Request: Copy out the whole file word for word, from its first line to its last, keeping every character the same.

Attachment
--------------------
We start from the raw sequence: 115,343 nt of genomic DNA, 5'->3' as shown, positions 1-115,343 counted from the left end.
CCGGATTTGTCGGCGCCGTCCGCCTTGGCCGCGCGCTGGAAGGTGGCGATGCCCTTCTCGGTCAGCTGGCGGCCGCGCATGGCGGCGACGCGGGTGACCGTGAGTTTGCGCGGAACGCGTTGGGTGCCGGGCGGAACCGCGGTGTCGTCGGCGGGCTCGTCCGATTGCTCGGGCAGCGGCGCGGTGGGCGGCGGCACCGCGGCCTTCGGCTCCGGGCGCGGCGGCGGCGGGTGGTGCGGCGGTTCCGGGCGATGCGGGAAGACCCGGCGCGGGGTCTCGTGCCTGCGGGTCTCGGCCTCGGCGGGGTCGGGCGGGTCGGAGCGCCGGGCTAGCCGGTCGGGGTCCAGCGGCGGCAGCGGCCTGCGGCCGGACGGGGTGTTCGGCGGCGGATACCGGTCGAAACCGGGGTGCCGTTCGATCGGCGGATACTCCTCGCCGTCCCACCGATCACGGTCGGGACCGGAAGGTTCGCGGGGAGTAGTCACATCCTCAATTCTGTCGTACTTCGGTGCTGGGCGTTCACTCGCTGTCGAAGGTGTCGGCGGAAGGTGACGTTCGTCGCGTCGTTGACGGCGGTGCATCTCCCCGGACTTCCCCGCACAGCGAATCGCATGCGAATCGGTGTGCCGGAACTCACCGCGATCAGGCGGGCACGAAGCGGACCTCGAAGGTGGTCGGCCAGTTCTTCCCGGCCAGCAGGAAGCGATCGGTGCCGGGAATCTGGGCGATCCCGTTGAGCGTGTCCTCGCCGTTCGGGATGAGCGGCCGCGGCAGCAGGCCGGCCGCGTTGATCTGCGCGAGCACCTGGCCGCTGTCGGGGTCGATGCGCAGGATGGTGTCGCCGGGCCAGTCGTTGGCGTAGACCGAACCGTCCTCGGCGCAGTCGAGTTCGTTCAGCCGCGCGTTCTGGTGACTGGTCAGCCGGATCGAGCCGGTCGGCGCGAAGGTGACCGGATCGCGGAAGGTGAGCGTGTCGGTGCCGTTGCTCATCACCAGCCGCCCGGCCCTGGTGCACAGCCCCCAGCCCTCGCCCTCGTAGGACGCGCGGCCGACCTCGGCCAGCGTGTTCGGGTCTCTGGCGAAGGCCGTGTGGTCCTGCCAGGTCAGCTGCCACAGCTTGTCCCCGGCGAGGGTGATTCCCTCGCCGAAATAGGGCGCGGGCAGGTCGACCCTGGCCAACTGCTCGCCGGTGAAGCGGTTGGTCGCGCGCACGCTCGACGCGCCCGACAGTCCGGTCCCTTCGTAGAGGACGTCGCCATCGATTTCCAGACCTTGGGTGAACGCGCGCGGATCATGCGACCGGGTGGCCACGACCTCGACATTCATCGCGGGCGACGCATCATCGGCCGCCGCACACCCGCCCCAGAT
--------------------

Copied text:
We start from the raw sequence: 115,343 nt of genomic DNA, 5'->3' as shown, positions 1-115,343 counted from the left end.
CCGGATTTGTCGGCGCCGTCCGCCTTGGCCGCGCGCTGGAAGGTGGCGATGCCCTTCTCGGTCAGCTGGCGGCCGCGCATGGCGGCGACGCGGGTGACCGTGAGTTTGCGCGGAACGCGTTGGGTGCCGGGCGGAACCGCGGTGTCGTCGGCGGGCTCGTCCGATTGCTCGGGCAGCGGCGCGGTGGGCGGCGGCACCGCGGCCTTCGGCTCCGGGCGCGGCGGCGGCGGGTGGTGCGGCGGTTCCGGGCGATGCGGGAAGACCCGGCGCGGGGTCTCGTGCCTGCGGGTCTCGGCCTCGGCGGGGTCGGGCGGGTCGGAGCGCCGGGCTAGCCGGTCGGGGTCCAGCGGCGGCAGCGGCCTGCGGCCGGACGGGGTGTTCGGCGGCGGATACCGGTCGAAACCGGGGTGCCGTTCGATCGGCGGATACTCCTCGCCGTCCCACCGATCACGGTCGGGACCGGAAGGTTCGCGGGGAGTAGTCACATCCTCAATTCTGTCGTACTTCGGTGCTGGGCGTTCACTCGCTGTCGAAGGTGTCGGCGGAAGGTGACGTTCGTCGCGTCGTTGACGGCGGTGCATCTCCCCGGACTTCCCCGCACAGCGAATCGCATGCGAATCGGTGTGCCGGAACTCACCGCGATCAGGCGGGCACGAAGCGGACCTCGAAGGTGGTCGGCCAGTTCTTCCCGGCCAGCAGGAAGCGATCGGTGCCGGGAATCTGGGCGATCCCGTTGAGCGTGTCCTCGCCGTTCGGGATGAGCGGCCGCGGCAGCAGGCCGGCCGCGTTGATCTGCGCGAGCACCTGGCCGCTGTCGGGGTCGATGCGCAGGATGGTGTCGCCGGGCCAGTCGTTGGCGTAGACCGAACCGTCCTCGGCGCAGTCGAGTTCGTTCAGCCGCGCGTTCTGGTGACTGGTCAGCCGGATCGAGCCGGTCGGCGCGAAGGTGACCGGATCGCGGAAGGTGAGCGTGTCGGTGCCGTTGCTCATCACCAGCCGCCCGGCCCTGGTGCACAGCCCCCAGCCCTCGCCCTCGTAGGACGCGCGGCCGACCTCGGCCAGCGTGTTCGGGTCTCTGGCGAAGGCCGTGTGGTCCTGCCAGGTCAGCTGCCACAGCTTGTCCCCGGCGAGGGTGATTCCCTCGCCGAAATAGGGCGCGGGCAGGTCGACCCTGGCCAACTGCTCGCCGGTGAAGCGGTTGGTCGCGCGCACGCTCGACGCGCCCGACAGTCCGGTCCCTTCGTAGAGGACGTCGCCATCGATTTCCAGACCTTGGGTGAACGCGCGCGGATCATGCGACCGGGTGGCCACGACCTCGACATTCATCGCGGGCGACGCATCATCGGCCGCCGCACACCCGCCCCAGAT